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One of my favorite tools for enhancing a breathing practice is by using instruments. Being an musician from an early age I’ve come to learn to play quite a few instruments.
One of my favorite instruments to use while guiding breathing sessions is this magical UFO you see in the thumbnail, AKA the handpan.

Furthermore I’ll talk about how to use rhytm to enhance your breathing practice.

Also, if you are interested in my playlist with all kinds of ambient tracks which I use to guide and practice breathwork click here.


what is this magical ufo that i use to

guide breathwork

why do i use it and how can you use a

rhythm to guide

your own breathing practice for yourself

what up humanoids my name is casper at

casper’s focus aka the breathwork

biohacker and i would love to

share some of my thoughts on these

frequently asked questions

let me start with the first one this is

called a handpan

it’s a percussion instrument hand


notes on a metal ufo

shaped sheet of um metal like i said

and it is melodic and percussive so you

can play melodies

and tones in rhythm it is

tuned in a certain key so you can’t hit

any wrong notes so literally

all of these notes match

um so it’s very difficult to play a

wrong note on this

it is an extremely joyful instrument to

play it’s very meditative it sounds

beautiful especially if i use it

to guide breath work in a live setting

with a full room of people

it really sets an atmosphere and really

almost like

sucks people into the practice you don’t

need to have somebody guide you with a

handpan in order to use

rhythm to enhance your breathing

practice and today i want to talk

a little bit more about how and why to

use rhythm

for your breathing practice whether

you’re a coach teaching breath or

whether you’re just a practitioner who

wants to

improve their breathing practice with

rhythm especially self-guided rhythm

now i first started teaching breath work

about six years ago

i started practicing about seven years

ago and when i started i realized music

is a great way to enhance a breathing

practice just like a meditation practice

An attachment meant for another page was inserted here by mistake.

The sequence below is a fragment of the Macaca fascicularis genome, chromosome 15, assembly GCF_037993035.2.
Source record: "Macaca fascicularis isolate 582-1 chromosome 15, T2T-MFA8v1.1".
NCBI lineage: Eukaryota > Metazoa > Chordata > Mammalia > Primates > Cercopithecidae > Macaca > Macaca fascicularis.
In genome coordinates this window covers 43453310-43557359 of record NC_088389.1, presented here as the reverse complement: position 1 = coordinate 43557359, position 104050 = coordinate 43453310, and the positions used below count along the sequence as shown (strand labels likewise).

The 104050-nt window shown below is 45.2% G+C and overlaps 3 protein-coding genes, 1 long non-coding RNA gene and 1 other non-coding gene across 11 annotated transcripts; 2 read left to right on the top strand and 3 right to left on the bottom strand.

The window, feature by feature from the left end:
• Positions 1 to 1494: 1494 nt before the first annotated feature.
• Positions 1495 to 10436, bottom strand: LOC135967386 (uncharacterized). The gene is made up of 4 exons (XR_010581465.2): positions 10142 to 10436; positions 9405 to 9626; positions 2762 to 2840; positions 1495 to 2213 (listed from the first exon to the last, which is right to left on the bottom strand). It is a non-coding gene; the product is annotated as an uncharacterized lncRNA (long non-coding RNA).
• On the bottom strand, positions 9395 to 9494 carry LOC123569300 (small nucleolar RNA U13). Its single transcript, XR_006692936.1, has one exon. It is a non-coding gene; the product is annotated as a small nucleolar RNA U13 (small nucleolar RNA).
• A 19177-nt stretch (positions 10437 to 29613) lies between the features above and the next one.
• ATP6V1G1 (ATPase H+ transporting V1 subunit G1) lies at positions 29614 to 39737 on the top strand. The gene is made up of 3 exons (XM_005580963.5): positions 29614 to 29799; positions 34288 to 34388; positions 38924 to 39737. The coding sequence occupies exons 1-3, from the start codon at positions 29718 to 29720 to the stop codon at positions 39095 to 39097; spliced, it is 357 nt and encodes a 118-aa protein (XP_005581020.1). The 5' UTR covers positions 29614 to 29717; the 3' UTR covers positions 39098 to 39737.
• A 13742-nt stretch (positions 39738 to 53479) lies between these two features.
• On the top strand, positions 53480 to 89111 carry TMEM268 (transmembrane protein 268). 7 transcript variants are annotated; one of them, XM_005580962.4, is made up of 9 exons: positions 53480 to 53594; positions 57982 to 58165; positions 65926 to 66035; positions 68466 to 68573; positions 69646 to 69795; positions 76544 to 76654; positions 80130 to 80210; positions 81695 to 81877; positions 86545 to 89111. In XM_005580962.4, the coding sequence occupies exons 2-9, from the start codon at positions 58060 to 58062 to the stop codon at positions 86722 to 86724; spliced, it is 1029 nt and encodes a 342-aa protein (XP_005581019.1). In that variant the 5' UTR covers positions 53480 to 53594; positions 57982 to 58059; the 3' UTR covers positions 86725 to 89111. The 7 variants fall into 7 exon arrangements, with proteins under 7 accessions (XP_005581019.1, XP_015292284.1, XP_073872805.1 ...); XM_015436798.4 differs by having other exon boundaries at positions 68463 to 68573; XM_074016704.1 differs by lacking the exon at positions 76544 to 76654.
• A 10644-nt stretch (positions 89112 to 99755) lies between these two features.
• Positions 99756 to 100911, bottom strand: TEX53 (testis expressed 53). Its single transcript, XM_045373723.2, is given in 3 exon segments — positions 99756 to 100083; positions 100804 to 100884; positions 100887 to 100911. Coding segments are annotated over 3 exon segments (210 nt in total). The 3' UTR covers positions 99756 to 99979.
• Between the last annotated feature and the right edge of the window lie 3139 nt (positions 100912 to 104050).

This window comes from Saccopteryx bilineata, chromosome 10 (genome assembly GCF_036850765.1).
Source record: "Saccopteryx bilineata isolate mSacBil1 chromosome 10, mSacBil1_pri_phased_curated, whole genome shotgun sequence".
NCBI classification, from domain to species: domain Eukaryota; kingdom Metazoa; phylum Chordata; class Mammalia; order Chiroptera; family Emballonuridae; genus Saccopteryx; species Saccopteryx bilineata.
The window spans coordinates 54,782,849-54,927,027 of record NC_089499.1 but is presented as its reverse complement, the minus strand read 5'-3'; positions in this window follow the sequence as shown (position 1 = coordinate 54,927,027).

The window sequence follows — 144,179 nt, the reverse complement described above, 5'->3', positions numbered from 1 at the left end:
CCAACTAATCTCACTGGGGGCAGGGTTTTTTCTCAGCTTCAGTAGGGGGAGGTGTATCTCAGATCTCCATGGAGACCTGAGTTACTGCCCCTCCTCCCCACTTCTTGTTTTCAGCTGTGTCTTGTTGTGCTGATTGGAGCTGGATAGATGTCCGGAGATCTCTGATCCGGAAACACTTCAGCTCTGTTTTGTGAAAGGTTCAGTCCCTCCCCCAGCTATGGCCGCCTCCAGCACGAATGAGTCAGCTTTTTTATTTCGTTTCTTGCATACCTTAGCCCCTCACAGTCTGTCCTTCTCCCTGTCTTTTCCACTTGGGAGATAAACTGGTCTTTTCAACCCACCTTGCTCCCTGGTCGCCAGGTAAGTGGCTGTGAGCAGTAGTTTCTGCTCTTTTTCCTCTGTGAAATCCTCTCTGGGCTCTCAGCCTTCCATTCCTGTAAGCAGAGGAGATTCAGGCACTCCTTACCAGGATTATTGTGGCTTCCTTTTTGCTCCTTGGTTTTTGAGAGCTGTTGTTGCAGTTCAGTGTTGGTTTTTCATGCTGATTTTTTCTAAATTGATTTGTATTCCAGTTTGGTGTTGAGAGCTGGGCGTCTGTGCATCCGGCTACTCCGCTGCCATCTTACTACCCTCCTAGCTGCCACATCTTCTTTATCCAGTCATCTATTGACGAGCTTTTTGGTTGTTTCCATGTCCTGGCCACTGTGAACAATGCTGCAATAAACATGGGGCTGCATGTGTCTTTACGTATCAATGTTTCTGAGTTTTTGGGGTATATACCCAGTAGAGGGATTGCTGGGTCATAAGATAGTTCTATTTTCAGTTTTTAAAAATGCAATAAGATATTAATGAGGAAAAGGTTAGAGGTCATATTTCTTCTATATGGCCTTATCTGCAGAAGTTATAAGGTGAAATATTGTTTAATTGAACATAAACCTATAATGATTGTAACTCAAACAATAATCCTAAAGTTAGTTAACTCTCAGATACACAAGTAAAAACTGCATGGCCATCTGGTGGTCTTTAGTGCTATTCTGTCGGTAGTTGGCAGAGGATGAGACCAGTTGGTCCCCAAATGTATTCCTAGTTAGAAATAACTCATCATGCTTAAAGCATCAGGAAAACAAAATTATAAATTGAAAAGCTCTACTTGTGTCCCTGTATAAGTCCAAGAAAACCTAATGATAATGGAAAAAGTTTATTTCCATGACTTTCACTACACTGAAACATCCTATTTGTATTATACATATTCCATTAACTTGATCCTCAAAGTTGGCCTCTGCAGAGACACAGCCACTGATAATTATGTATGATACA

and the first kind of frame of reference

i had

to think about in regards to using music

for breath work was ambient music and

ambient music is very well known

in as meditation music maybe you’ve

heard it in a guided meditation

video or even in a meditation workshop

it’s this really long

slow drones there’s not much enough of

an attention curve it just

sets a beautiful atmosphere it’s very

spheric this generally works way better

for meditation and breath work than for

example pop songs because pop songs are

made with attention curves and they’re

made to kind of hijack your attention to

listen to the song while

ambient music is there to kind of just

support um

i won’t go into much of ambient music

right now but if you’re interested in

practicing breath with

ambient music i have collected all of my

favorite ones that i use to guide and to

practice breath work

in a playlist on spotify and just search

for casper’s

breathing playlist and you can find it

and i’ll link to it below also

but for now let’s look at rhythm because

when i started

teaching breath work i was using these

ambient soundtracks and it was very

powerful it really provided a great

space for people

to focus on their breathing but after um

a few hundred uh sessions like few

hundred people in my sessions and my

in my group work i wanted to

find something that really invites

people to

enter a very specific rhythm because i


the more you can control the rhythm of

your breath the more you can control the

rhythm of your heart rate but also the

state of your nervous system and the

rhythm of your brain even right

so breath is in itself a rhythm and

you know your heartbeat is in itself a

rhythm and those two are very intimately

linked to each and every

state that you can experience so every

um emotional state has a breathing

rhythm right you can

at a very large distance like around the

corner you can hear a breathing rhythm

and you know

whether that person is crying like

everybody can recognize the breathing

rhythm of crying or

of laughter or of a relief or you know

so you can go on about this for hours

but the point is

states mental emotional physical states

go with breathing states with breathing

rhythms so i was like if i can

use rhythm to get people in sync then we

can all enter a state together and this

was for me a very breakthrough insight

when i started to use it in my breathing

sessions and the first thing i used to

guide that was

the the shaman drum and the frame drum

which one of which you can see behind me

this very big thumping sound i also use

the gem bay which i really loved

and i started to use it for breathing

practice and i just noticed that

as soon as you start to invite people

into a specific rhythm

they find it much easier to tag along to

focus on it and they kind of just

surrender to it

and let their body breathe in that way

which means that their those states are

much more available